KZ Okpala cuts an imposing figure inside the Massimino Court at Keiser University during the Miami Heat's training camp.
His black Heat t-shirt is soaked and stuck to his 6-foot-9, 215-pound frame, which is all length, limbs—and possibilities.
"The physical potential is evident right from the get go—his quickness, his length, his aesthetics, his ability to defend multiple positions," coach Erik Spoelstra said. "He can really move laterally. He has a lot more to learn, a lot more to get comfortable with. We're willing to be patient with him."
It's not like Miami has any other choice.
It knew what it was getting when it acquired the 32nd pick of this June's talent grab and spent it on the toolsy 20-year-old. As Bleacher Report's Jonathan Wasserman noted at the time of the selection, "It's the idea of a near-6'10" forward who can face up and score that's appealing, but he'll need to make significant improvements for that idea to come to fruition."
Due to the Association's trade rules, Okpala's acquisition couldn't be finalized in time for him to get summer league run. So, he was denied a head start on what was already going to be a lengthy acclimation process.
And it shows. The Heat are throwing a ton his direction in a short amount of time. Spoelstra likened it to being put in front of a fire hose. Okpala sometimes appears like he's thinking the game through, not just reading and reacting to the situations.
This could take a while for the Heat to see a return on their investment, but Okapla is used to taking the long road—even if he joined the Lopez twins as the only Stanford players to leave for their NBA prior to their junior seasons.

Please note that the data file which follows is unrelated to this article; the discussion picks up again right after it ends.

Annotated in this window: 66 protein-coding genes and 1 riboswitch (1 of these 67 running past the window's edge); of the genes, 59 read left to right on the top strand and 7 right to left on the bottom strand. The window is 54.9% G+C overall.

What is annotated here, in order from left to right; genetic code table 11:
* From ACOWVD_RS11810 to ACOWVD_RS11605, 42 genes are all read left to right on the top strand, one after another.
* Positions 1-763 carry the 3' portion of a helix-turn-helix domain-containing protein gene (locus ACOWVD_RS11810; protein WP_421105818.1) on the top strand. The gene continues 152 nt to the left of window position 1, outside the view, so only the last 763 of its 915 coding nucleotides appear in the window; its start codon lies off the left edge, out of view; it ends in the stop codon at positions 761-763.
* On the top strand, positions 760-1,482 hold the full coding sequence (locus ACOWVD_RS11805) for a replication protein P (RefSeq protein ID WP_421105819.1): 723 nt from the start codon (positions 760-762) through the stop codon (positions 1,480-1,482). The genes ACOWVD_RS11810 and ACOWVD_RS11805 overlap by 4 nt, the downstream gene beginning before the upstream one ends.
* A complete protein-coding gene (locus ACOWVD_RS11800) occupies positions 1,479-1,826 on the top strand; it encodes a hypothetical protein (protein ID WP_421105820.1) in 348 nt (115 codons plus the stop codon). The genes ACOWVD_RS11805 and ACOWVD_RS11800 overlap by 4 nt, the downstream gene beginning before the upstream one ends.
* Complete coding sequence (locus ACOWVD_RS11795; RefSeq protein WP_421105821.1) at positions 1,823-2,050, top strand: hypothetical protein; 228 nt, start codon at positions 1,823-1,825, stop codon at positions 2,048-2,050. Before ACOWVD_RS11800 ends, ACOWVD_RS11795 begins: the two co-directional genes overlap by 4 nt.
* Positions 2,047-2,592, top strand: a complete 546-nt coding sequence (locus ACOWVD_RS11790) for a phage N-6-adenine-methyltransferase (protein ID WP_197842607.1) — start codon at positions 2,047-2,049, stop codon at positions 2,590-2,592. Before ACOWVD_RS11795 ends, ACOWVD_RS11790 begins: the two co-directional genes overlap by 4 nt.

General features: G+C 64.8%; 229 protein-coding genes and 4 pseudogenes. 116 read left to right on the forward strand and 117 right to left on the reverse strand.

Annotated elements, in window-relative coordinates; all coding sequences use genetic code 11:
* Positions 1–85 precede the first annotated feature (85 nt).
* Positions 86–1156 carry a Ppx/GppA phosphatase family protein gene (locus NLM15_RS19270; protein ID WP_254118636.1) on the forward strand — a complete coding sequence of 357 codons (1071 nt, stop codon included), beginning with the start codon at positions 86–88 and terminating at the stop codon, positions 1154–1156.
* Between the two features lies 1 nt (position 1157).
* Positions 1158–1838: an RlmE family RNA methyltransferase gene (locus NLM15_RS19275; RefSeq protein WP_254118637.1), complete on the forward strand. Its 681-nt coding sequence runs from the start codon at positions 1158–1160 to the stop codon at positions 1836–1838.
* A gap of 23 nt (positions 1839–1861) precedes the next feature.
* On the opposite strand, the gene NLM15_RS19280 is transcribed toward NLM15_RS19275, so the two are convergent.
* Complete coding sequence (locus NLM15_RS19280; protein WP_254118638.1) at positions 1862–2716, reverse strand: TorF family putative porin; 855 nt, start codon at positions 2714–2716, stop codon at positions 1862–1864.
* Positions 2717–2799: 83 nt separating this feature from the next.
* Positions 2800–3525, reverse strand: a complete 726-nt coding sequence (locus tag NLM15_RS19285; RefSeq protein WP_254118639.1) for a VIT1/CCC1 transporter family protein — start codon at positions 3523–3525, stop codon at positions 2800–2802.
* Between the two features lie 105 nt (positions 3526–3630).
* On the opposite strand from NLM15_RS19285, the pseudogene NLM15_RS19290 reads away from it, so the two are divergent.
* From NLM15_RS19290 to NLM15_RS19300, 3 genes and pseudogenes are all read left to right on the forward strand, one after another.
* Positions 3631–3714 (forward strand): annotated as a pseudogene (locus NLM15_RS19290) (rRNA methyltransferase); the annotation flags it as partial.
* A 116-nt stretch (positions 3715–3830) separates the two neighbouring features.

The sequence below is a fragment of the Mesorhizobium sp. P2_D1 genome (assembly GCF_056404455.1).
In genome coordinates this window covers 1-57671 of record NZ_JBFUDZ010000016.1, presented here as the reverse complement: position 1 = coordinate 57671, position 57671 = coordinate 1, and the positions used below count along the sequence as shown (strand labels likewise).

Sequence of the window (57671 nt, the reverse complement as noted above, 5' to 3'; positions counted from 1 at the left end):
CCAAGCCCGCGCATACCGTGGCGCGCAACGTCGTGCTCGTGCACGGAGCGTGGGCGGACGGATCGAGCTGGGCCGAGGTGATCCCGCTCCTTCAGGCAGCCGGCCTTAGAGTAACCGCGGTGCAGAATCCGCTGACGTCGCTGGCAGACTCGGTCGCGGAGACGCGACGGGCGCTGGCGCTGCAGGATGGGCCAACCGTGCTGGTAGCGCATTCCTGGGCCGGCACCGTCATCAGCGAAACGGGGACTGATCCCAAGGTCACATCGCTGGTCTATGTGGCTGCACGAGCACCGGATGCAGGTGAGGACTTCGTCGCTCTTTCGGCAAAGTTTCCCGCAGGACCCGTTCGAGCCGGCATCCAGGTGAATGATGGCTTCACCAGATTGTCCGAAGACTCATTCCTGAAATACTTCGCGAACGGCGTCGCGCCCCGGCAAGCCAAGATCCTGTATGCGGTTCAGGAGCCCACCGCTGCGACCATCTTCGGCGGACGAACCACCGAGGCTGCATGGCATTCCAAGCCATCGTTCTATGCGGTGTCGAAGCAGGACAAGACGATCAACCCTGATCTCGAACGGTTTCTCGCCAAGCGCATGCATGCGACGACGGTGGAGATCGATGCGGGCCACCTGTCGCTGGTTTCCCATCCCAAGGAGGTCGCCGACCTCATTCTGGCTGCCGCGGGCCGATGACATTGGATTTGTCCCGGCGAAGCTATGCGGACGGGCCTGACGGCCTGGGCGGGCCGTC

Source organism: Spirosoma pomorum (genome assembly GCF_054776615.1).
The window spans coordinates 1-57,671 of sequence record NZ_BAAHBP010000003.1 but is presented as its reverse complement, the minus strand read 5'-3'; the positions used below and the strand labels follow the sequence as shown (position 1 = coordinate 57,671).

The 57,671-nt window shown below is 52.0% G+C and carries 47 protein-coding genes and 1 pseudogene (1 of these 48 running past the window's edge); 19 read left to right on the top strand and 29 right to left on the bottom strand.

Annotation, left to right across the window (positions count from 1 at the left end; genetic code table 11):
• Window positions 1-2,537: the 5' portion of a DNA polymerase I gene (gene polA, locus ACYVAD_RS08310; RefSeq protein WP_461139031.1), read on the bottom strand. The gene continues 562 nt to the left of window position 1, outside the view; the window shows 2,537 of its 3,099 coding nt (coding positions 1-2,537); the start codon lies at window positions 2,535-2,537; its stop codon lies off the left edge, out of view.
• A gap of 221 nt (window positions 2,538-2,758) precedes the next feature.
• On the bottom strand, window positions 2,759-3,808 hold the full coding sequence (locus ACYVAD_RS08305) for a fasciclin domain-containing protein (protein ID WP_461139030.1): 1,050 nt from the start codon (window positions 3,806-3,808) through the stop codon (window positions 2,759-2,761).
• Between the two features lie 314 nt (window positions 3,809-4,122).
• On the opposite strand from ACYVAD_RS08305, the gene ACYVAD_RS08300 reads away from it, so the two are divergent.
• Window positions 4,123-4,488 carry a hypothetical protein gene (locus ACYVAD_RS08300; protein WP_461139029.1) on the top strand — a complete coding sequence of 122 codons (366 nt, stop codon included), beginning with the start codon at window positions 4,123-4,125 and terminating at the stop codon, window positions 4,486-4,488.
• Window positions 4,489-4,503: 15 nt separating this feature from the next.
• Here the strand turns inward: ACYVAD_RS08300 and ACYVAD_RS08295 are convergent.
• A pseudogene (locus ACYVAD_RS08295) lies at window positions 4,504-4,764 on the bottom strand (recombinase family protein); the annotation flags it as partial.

"It's always been like that," Okpala told Heat Maven of his deer-in-headlights transition. "My freshman year in college, my freshman year in high school, I've always been overwhelmed, but then been able to tackle it."
Okpala was literally a late bloomer in high school, growing from 5-foot-10 to 6-foot-8 over the course of his prep career. He was a serviceable rotation player as a freshman at Stanford (10.0 points on 39.3 percent shooting, 3.7 rebounds) before emerging as a team leader and pro prospect as a sophomore (16.8 points on 46.3 percent shooting, 5.7 rebounds).
While that doesn't guarantee anything at this level, the track record highlights why the Heat like Okpala for more than his natural gifts. His willingness to work and commitment to the craft come right from the pages of the Heat Culture handbook.
"I'm not scared of the work, wherever it is," Okpala said. "It doesn't matter. I love to play basketball. It can be at the park, it can be in the Finals, I love to play basketball."
This could be a developmental season for the combo forward, and given the franchise's history with such endeavors, that could lead to a fascinating future.
Okapla boasts a near-7-foot-2 wingspan. Pat Riley described his athleticism as being in the Derrick Jones Jr. realm, though Okpala freely admits Jones "definitely" has the edge in aerial artistry. In some universe—maybe this one—there's a finished version of Okpala who's a walking mismatch on offense and a Swiss Army knife on defense.
Only time knows if the organization can bring that out of him, but it's easy to see why the Heat want to try.